When Good Employees Go Bad
LEARN HOW TO HANDLE STAFF WHO ACT UNETHICALLY AND HOW TO PROTECT YOUR BUSINESS FROM THEIR BAD BEHAVIOR.
By Debra Atkinson, MS
employee and to your business. As a fitness facility owner or manager, you can't police morality. You can, however, arm yourself with an awareness of the temptation and potential harm caused by greed and the desire for success, easy satisfaction and immediate gratification. You can put into place systematic safeguards to strengthen your defenses against these contagious ethical diseases. Finally, though real recourse may not be possible, you can take steps to ensure the disease doesn't spread within your own organization.
health club employee is caught red-handed falsifying timecards and is guilty of embezzling $5,000. An accountant pockets nearly $40,000 from membership sales, covering the trail by manipulating internal statements and membership records. A massage therapist and a personal trainer are each accused of sexual harassment. These situations don't tell the tale of
ethical business success built on the lofty vision of enhancing the quality of life. Unfortunately, the fitness industry is not immune to the lying and dishonesty that have become an all-too-accepted part of corporate business. The degree of trust and self-regulation that is characteristic of many fitness-related positions can be an open invitation to trouble. If too many ingredients fall into the pot under the "right" pressure, the result can be damaging both to the
Unethical Situation #1: Embezzling Money
"Andy" is a personal trainer who began working for a health club as an intern. He became a personal trainer and eventually took on more responsibility as the fitness director. By the time the accounting department discovered an unusual pattern in his timecards, he had worked for the club for 3 years--and had embezzled close to $5,000. When he was eventually caught lying, he confessed to the theft, admitting how he had taken the money. Handling the Situation. Sending Andy to jail, garnishing his wages at his next job and making him work for free were all possibilities. After consulting with a lawyer and the police, the facility managers chose instead to sever ties with him and take the loss. Despite their bitterness, they did not want to ruin Andy's life. Instead, the managers and Andy signed an agreement, which was kept on file. It stated that if Andy ever "was on the property or in the building, made any derogatory comments toward the club or management, or attempted to recruit clients," the club would press charges.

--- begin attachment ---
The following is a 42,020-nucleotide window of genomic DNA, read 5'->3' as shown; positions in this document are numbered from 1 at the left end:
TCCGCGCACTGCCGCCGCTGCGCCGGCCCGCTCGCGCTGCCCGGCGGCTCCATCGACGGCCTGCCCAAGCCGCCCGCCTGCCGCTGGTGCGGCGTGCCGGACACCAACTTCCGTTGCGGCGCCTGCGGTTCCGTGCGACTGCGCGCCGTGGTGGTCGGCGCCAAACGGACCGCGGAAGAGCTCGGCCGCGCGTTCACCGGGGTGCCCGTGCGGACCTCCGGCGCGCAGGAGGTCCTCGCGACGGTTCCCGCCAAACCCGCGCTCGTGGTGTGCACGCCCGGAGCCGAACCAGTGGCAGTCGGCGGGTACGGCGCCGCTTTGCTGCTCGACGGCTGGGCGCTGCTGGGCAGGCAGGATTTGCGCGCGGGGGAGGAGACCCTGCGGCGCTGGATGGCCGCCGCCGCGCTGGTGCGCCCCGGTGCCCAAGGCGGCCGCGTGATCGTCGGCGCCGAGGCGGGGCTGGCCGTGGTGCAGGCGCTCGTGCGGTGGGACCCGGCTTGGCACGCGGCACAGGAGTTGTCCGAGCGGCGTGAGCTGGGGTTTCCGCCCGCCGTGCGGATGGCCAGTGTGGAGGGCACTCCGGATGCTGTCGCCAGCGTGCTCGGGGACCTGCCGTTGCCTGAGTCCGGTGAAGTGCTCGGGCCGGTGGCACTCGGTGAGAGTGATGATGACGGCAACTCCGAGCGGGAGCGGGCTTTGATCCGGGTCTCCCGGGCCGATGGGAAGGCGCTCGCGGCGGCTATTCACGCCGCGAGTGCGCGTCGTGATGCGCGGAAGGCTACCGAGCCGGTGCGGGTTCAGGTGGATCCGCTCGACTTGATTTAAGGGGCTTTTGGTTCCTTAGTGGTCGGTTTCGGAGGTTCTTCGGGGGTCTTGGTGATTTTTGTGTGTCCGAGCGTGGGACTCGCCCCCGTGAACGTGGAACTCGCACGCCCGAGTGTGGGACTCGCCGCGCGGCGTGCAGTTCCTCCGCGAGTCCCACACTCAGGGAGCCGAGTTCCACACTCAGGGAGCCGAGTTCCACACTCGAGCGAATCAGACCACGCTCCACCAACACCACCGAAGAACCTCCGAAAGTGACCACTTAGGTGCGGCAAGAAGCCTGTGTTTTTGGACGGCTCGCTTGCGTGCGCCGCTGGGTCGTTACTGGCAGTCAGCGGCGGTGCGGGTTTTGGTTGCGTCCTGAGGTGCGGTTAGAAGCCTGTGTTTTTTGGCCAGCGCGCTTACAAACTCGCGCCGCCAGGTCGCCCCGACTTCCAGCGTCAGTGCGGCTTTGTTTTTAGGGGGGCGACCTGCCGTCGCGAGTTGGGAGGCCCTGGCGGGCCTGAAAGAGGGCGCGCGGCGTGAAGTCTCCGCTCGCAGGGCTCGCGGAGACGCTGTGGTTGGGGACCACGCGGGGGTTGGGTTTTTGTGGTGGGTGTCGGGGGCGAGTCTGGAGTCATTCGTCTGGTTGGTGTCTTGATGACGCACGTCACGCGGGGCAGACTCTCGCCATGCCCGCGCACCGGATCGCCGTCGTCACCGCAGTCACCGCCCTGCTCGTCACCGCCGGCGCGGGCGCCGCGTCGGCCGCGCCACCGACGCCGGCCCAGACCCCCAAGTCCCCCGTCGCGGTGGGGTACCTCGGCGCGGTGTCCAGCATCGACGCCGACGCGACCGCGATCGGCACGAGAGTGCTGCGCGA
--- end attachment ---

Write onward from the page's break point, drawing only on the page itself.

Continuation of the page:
Strengthening Your Immunity to Corporate Disease
Protect yourself from possible unethical behavior on the part of your staff by taking the following safeguards:
Check Applicants' Resum
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